Small Business Profile: COLORADO
Small businesses are the heart of Colorado’s economy. Research by the Office of Advocacy shows that small businesses create most of the nation’s net new jobs, and they bring dynamic ideas, innovative services, and new products to the marketplace. They account for almost all of the nation’s employer firms and generate half of non-farm private output. New business creation is key to a state’sability to increase its gross state product, state personal income, and total state employment.1 This small business profile uses the most recent data available to demonstrate the valuable contribu- tions that small businesses make to Colorado’s economic health.
Number of Businesses. Colorado had an estimated total of 550,100 small businesses.2 Employer firms totaled 156,900 in 2006, up 2.9 per- cent from the previous year. Of this total, an estimated 97.8 percent, or 153,400 were small. Selfemployment (incorporated and unincorporated) totaled 338,800 in 2006, an increase from 334,700 in 2005. Nonem- ployer firms totaled 401,100 in 2005, an increase of 4.1 percent since
(Sources: U.S. Dept. of Labor, Employment and Training Administration;
S. Dept. of Commerce, Census Bureau; U.S. Dept. of Labor, Bureau of Labor
Women-owned Firms. In 2002, businesses owned by women numbered 135,200, represented 29.1 percent of the state’s 465,000 businesses, and generated $16.4 billion in revenues. Employer firms owned by women to- taled 21,500, an increase of 16.4 percent since 1997. Women numbered 132,000 or 39.0 percent of the state’s self-employed persons in 2006, an increase of 1.2 percent from the previous year. (Sources: U.S. Dept. of Labor, Bureau of Labor Statistics; U.S. Dept. of Commerce, Census Bureau.)
Minority-owned Firms.3 In 2002, Asian-owned firms totaled 10,900, and 3,400 of them were employer firms; Black-owned firms numbered 7,100, and 800 were employer firms; Hispanic-owned firms totaled 24,100, and 4,100 were employer firms. American Indian and Alaska Native-owned firms numbered 3,900, and 600 of them were employer firms; while Native Hawaiian and other Pacific Islander-owned businesses numbered 390, and 50 were employer firms. (Source: U.S. Dept. of Com- merce, Census Bureau.)
Business Turnover. An estimated 22,708 new employer firms were created in 2006, which is 14.7 percent less than the number created in 2005. Business bankruptcies totaled 435 in 2006, down from 1,120 the previous year, while business terminations increased from 14,000 in 2005 to 24,200 in 2006. (Sources: U.S. Dept. of Labor, Employment and Training Administration; Administrative Office of the U.S. Courts; U.S. Dept. of Com- merce, Census Bureau.)
Employment. Small firms employed 52.0 percent of the state’s non-farm private labor force in 2004, which was above the national average of 50.9 percent.4 These 121,500 firms accounted for 97.8 percent of the state’s employer businesses, and they employed 991,900 people (Table 1). Small businesses added a total of 25,400 net new jobs between 2003 and 2004 (Table 2). (Source: U.S. Dept. of Commerce, Census Bureau, Statistics of U.S. Businesses.)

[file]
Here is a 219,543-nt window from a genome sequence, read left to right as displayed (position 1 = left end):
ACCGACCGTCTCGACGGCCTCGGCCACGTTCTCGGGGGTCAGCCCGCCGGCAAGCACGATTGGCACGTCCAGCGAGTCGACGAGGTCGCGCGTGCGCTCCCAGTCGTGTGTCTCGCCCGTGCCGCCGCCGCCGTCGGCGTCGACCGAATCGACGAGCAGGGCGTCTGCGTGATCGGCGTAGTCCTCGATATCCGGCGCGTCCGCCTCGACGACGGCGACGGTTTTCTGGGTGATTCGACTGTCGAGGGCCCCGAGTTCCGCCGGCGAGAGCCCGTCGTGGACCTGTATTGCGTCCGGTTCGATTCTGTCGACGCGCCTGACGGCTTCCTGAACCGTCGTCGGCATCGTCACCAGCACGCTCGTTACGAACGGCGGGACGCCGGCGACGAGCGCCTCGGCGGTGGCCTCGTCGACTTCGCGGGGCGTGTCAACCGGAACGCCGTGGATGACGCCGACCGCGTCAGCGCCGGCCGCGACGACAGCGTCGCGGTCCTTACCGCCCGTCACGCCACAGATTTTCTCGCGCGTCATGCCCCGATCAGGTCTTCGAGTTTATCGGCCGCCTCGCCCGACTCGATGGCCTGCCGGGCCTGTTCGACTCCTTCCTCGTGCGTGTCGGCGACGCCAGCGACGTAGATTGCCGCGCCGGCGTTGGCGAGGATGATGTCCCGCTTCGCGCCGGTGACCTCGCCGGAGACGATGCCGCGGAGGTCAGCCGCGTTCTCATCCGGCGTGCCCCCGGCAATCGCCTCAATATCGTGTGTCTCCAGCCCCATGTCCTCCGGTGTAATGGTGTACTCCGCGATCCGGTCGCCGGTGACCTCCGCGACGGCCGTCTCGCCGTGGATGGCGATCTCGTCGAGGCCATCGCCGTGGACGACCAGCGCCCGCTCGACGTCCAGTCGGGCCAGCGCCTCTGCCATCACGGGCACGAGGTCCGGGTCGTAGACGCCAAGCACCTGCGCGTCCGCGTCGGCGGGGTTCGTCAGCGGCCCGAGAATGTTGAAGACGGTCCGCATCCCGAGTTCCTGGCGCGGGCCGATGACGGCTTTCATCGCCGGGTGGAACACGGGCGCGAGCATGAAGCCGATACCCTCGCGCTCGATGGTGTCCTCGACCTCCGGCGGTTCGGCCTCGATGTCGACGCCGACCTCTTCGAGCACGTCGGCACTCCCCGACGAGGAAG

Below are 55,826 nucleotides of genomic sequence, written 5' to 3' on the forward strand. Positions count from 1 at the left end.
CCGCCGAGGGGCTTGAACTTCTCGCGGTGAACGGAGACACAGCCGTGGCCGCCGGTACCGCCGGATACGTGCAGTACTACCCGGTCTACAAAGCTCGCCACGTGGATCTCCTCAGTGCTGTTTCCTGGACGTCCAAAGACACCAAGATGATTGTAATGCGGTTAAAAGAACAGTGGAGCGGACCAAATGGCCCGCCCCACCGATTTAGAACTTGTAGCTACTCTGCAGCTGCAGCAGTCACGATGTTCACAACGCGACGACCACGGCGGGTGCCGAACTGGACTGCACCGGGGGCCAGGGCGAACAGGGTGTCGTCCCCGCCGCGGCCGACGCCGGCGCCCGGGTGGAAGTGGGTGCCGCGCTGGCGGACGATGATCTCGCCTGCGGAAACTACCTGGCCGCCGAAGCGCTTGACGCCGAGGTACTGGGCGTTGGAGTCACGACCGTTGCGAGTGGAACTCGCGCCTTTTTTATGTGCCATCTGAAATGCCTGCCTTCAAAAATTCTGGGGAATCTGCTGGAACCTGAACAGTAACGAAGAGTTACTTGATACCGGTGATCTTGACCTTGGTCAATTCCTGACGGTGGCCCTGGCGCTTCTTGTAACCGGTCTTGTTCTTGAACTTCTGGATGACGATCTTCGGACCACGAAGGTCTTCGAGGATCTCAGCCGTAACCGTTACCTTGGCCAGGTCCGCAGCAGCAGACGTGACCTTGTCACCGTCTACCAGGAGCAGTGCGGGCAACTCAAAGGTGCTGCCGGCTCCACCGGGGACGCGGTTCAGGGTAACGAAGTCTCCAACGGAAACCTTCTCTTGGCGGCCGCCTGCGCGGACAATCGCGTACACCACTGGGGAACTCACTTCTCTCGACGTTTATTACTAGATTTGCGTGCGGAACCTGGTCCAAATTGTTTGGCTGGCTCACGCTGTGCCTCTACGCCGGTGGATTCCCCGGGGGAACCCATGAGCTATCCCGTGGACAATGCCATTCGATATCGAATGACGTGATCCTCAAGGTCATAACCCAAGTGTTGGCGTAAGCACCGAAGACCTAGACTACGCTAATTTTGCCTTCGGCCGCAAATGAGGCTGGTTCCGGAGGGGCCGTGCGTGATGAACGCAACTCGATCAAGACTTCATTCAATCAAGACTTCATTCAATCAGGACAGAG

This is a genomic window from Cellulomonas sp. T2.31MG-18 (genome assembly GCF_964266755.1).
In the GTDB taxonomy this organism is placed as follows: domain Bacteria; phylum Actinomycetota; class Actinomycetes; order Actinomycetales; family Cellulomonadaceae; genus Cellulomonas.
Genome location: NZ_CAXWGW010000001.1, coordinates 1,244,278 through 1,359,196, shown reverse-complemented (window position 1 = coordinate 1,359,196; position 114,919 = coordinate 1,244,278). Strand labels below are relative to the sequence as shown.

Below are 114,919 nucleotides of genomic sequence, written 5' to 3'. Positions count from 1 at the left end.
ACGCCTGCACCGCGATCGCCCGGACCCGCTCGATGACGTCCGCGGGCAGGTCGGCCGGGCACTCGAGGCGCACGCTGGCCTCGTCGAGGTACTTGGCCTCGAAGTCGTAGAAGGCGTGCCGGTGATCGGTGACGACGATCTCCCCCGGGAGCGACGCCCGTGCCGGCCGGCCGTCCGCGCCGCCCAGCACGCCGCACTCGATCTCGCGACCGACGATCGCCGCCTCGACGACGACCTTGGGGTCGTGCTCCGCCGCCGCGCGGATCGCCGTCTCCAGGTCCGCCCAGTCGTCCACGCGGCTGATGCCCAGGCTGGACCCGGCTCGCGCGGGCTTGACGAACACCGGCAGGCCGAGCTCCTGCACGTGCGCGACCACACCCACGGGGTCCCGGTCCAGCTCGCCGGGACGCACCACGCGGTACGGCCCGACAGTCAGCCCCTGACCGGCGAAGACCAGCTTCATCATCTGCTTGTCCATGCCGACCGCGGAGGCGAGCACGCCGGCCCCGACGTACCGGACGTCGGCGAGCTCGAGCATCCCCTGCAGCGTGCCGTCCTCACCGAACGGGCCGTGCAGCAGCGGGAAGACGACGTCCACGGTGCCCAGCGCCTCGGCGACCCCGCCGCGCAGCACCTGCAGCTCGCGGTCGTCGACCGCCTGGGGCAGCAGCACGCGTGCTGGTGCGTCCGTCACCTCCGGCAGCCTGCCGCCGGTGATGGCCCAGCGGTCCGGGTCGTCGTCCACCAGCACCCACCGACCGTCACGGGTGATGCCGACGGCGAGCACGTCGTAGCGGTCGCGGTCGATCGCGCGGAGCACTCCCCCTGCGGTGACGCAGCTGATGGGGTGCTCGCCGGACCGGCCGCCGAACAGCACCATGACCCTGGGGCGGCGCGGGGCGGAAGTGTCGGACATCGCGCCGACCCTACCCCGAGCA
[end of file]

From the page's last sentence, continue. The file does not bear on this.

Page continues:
Small Business Income. Non-farm proprietors’ income, which is a share of small business income, increased by 5.4 percent, from $24.1 billion in 2005 to $25.4 billion in 2006.5 (Source: U.S. Dept. of Commerce.)
Finance. Commercial banks and savings institutions continued to be important sources of small business financing. The number of lending institution branches in the state increased in 2006 (Table 3). For a list of financial institutions in the state that make the most loans to small busi- nesses, visit www.sba.gov/advo/research/lending.html.
To learn more about the Office of Advocacy’s data and analyses of small business, visit www.sba.gov/advo/research, call (202) 205-6533, or email firstname.lastname@example.org.
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Pinnacol Assurance and CoWest Insurance Group have partnered with the Chamber to Provide reasonable rates and training in workers com- pensation to area businesses as a benefit of Chamber membership. The Castle Rock Chamber members in the program receive an extensive and unmatched array of services at no additional cost from Pinnacol Assurance. By combining the premium of program members, a larger premium base is established, thereby allowing Pinnacol Assurance to reduce costs and return dividends to members based on loss histories. In the past 12 months, the Chamber’s program has returned a total of $34,823 to participants of the program. For more information about this beneficial program, call Pam at 303-688-4597, or email@example.com.
2008 Brings Changes to Workers’ Compensation Rules: Are You Ready?
When the clock strikes midnight on December 31, more than just the year on your calendar is going to change. Some workers’ compensation rules are also changing and Pinnacol Assurance wants you to be prepared.
HB 1176, the Employee Choice of Physician law, requires Colorado employers to designate two medical providers to treat employees who are injured on the job. The two medical providers must be at two distinct locations without common ownership. In some cases, rural employers are exempt from the two-provider rule if there are a limited number of avail- able providers. The law goes into effect on January 1, 2008.
In mid October, Pinnacol put in place the following processes to ensure
that its policyholders do not incur fines and penalties due to non-compli- ance with this new law:
A provider designation process that ensures all policyholders will always
have two providers listed on their policy.
A robust Web-based provider designation system that allows for quick
and easy provider selection and management.
If you have any questions about the Employee Choice of Physician legisla- tion or Pinnacol’s provider designation process, please call 303-361-4960 or 1-888-852-2289.